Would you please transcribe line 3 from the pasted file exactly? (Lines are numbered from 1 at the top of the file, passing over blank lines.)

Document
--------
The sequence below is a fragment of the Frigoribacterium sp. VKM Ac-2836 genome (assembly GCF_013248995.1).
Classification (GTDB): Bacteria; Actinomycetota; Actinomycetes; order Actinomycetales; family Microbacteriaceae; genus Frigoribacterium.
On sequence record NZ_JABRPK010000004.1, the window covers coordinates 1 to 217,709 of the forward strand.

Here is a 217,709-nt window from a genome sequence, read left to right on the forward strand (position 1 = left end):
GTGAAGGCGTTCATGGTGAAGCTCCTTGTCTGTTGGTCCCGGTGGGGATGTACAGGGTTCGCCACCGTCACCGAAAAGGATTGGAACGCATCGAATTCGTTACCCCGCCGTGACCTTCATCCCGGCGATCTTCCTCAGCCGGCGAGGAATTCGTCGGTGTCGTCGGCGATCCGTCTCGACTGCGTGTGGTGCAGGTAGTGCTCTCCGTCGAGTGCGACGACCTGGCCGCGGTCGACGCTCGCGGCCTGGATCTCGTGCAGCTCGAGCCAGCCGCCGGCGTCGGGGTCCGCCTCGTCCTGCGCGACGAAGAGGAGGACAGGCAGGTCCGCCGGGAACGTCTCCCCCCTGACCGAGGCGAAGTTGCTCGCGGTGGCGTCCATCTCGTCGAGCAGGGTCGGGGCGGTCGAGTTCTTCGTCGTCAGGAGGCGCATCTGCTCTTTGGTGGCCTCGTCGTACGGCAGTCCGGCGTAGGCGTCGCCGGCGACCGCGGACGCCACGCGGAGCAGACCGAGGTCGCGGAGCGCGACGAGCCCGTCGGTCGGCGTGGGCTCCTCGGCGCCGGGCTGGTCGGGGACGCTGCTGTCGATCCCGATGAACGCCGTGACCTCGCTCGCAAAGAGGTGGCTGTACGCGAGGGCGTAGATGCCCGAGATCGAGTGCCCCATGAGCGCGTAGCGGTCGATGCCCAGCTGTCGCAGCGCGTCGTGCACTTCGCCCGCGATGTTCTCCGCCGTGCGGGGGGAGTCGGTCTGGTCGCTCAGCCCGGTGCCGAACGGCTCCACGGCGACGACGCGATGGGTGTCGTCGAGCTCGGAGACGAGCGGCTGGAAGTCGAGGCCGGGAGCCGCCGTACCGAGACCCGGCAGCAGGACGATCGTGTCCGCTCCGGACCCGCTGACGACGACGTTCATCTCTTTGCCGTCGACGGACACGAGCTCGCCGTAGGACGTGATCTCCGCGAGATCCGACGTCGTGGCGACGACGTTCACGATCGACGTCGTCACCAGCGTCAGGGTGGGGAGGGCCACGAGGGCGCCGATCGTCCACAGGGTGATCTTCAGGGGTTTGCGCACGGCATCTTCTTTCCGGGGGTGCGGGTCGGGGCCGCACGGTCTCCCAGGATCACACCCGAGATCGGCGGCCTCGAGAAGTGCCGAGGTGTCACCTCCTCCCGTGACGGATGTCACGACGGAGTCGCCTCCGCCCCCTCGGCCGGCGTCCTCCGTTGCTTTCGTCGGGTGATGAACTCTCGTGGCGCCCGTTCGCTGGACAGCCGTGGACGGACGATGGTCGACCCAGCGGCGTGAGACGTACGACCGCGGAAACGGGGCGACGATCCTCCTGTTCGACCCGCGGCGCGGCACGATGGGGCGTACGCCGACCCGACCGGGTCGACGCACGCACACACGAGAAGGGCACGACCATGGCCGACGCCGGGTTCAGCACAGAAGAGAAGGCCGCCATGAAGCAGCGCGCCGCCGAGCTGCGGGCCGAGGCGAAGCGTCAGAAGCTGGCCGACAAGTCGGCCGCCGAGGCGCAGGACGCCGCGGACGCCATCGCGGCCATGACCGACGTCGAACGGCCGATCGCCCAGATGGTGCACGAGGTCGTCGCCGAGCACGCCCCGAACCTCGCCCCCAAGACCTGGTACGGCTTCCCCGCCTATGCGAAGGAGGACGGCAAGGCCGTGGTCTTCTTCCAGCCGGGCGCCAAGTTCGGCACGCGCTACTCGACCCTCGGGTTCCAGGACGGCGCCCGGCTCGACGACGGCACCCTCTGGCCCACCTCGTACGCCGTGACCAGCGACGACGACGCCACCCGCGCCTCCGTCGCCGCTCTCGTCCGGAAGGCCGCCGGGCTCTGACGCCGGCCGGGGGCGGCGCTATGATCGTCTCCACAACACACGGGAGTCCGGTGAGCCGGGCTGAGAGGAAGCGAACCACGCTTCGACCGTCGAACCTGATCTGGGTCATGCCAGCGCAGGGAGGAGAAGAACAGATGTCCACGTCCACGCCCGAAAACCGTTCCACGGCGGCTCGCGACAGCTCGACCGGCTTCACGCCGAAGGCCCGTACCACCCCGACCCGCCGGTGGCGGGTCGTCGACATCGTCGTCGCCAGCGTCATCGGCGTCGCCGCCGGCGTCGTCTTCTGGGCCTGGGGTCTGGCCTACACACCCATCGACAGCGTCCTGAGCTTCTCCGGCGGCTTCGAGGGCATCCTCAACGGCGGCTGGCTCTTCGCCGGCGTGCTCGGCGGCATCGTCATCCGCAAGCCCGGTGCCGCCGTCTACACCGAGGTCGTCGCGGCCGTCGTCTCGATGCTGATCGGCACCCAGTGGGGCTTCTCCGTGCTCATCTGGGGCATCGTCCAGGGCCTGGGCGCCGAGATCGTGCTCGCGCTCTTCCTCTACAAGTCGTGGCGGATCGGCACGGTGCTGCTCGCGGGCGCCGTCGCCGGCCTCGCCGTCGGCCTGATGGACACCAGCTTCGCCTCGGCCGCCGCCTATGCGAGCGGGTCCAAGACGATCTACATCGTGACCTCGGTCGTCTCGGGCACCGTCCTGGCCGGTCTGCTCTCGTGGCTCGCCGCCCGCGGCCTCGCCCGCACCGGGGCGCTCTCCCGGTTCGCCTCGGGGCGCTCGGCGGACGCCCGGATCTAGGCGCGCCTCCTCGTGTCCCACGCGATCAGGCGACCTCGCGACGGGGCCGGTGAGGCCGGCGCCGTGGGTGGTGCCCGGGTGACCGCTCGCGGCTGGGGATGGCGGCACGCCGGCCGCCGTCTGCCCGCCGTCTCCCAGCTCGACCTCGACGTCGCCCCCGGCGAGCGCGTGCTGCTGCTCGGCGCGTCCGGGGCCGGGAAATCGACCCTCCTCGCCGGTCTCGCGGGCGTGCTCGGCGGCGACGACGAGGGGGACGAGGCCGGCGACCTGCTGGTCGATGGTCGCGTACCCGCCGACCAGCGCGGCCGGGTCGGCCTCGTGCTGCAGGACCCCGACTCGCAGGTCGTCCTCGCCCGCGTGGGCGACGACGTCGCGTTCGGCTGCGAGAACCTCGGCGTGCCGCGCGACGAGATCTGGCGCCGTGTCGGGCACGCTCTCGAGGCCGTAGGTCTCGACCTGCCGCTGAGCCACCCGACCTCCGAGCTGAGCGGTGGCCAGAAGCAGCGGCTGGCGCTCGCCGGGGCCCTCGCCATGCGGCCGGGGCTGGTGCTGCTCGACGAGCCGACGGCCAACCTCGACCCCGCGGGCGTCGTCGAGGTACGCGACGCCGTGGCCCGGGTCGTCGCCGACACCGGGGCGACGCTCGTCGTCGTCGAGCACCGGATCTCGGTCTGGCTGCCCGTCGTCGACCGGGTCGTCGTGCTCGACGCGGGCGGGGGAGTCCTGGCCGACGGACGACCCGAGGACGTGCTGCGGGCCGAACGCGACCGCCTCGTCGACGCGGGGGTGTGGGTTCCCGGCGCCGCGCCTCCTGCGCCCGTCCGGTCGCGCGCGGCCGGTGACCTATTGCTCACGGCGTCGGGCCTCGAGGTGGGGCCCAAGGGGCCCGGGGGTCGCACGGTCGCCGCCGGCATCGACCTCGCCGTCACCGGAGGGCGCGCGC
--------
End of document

On sequence record NZ_JABRPK010000004.1, the window covers coordinates 1 to 217,709 of the forward strand.